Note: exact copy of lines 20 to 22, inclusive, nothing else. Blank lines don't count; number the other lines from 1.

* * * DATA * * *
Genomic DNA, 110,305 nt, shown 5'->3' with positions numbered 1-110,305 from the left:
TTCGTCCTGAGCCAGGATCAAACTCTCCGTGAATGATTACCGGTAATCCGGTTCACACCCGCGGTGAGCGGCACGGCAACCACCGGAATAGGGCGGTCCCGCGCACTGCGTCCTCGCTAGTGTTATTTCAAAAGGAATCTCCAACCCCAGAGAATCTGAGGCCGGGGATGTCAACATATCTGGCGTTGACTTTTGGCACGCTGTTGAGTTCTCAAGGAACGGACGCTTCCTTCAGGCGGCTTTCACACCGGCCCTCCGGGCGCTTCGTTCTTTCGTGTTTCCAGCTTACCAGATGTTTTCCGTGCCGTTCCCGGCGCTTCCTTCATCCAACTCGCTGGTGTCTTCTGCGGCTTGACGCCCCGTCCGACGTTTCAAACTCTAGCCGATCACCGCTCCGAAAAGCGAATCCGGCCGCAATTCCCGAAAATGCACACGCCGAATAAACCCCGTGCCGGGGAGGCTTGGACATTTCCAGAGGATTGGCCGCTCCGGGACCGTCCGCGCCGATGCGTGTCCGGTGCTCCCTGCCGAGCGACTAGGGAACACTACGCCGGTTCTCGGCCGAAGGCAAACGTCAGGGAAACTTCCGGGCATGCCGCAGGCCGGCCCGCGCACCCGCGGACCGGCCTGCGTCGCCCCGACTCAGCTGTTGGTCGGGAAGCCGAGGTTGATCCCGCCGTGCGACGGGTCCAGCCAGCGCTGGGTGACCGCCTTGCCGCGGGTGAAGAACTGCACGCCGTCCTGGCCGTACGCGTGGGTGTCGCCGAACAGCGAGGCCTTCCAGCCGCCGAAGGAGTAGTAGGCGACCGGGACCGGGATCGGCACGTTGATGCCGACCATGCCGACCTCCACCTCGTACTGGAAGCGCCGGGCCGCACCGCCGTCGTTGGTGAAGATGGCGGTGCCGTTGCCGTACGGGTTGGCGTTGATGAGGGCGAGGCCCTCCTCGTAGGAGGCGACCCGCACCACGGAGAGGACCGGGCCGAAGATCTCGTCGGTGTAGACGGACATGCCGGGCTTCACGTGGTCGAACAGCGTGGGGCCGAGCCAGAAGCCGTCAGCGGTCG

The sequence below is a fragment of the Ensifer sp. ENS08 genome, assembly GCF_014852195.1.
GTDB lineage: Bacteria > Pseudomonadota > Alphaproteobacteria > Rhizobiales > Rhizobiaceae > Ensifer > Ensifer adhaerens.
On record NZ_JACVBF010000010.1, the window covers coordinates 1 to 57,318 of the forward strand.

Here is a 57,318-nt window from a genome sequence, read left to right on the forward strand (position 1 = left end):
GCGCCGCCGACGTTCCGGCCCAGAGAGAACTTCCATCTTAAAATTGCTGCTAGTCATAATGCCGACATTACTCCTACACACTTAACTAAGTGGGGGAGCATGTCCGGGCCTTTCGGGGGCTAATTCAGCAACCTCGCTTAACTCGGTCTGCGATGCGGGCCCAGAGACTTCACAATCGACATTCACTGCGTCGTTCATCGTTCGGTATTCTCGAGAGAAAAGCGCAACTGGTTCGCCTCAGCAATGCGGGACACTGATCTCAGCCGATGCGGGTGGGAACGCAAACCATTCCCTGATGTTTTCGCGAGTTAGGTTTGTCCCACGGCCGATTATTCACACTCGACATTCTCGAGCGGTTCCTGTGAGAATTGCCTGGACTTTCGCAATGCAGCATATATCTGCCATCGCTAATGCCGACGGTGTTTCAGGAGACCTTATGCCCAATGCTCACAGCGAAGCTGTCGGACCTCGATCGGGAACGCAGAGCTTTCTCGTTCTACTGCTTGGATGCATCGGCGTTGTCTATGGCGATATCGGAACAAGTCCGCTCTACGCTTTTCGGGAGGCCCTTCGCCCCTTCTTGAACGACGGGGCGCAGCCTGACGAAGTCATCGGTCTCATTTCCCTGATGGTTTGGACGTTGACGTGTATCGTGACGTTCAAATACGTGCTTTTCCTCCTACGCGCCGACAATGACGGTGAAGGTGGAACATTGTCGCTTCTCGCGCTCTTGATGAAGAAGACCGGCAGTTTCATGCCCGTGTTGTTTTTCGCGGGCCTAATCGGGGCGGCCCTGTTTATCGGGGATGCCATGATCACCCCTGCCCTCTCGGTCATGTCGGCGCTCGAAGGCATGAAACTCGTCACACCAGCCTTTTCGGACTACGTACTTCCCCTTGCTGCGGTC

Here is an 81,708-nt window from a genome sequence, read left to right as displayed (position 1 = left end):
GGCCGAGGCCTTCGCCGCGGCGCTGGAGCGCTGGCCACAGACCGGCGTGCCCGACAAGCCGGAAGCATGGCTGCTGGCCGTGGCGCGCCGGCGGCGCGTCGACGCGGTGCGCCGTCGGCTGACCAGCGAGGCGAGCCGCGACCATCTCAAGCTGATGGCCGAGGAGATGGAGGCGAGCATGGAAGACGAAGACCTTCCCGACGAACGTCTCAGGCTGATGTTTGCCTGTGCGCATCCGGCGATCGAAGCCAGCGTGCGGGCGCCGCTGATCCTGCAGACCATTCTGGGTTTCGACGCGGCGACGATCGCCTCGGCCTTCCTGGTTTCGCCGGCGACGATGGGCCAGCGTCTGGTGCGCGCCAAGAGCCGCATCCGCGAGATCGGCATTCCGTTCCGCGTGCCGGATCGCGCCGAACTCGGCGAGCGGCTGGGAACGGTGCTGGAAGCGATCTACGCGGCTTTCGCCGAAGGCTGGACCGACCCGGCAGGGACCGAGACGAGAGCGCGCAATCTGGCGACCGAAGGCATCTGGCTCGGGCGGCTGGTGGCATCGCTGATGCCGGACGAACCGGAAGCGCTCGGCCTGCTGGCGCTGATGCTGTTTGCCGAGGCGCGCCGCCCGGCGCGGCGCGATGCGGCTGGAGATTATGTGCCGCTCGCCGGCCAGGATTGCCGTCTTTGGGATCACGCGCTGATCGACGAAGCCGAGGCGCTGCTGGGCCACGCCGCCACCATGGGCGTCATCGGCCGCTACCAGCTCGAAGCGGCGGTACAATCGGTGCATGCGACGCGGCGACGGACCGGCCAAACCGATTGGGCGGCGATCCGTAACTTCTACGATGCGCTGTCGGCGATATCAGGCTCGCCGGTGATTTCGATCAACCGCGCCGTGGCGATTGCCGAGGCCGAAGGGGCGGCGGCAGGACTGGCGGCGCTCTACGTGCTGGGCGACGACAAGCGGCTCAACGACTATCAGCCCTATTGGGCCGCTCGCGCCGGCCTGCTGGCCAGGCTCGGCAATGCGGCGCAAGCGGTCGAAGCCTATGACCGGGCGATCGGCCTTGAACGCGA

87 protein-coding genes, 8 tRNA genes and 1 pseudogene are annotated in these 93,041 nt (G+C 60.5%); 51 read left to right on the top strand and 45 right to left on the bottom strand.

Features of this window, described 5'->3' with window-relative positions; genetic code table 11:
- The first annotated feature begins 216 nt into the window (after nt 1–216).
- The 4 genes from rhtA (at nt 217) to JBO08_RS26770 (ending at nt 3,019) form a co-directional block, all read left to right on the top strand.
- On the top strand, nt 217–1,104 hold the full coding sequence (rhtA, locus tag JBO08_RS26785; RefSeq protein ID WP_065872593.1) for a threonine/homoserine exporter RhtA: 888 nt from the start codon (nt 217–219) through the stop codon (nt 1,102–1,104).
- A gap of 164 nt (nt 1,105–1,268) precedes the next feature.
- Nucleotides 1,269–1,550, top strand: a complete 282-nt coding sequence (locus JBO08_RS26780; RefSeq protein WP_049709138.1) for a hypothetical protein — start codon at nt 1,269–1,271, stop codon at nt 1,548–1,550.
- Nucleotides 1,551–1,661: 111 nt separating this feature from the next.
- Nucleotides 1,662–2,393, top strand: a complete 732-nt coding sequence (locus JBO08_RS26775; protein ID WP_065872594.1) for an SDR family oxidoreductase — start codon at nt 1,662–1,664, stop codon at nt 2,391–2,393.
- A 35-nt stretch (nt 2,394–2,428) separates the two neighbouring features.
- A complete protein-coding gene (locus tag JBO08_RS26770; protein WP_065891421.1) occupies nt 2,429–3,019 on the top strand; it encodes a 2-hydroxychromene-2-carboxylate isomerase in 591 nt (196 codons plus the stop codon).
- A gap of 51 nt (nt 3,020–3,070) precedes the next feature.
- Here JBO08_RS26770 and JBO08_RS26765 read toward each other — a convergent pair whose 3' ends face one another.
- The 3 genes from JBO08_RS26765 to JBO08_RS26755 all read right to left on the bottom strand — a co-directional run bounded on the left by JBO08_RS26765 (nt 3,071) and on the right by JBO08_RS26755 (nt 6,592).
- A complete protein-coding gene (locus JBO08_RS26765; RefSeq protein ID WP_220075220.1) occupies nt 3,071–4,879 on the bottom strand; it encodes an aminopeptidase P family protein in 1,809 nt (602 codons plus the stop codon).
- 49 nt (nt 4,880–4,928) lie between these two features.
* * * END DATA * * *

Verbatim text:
- A complete protein-coding gene (locus tag JBO08_RS26770; protein WP_065891421.1) occupies nt 2,429–3,019 on the top strand; it encodes a 2-hydroxychromene-2-carboxylate isomerase in 591 nt (196 codons plus the stop codon).
- A gap of 51 nt (nt 3,020–3,070) precedes the next feature.
- Here JBO08_RS26770 and JBO08_RS26765 read toward each other — a convergent pair whose 3' ends face one another.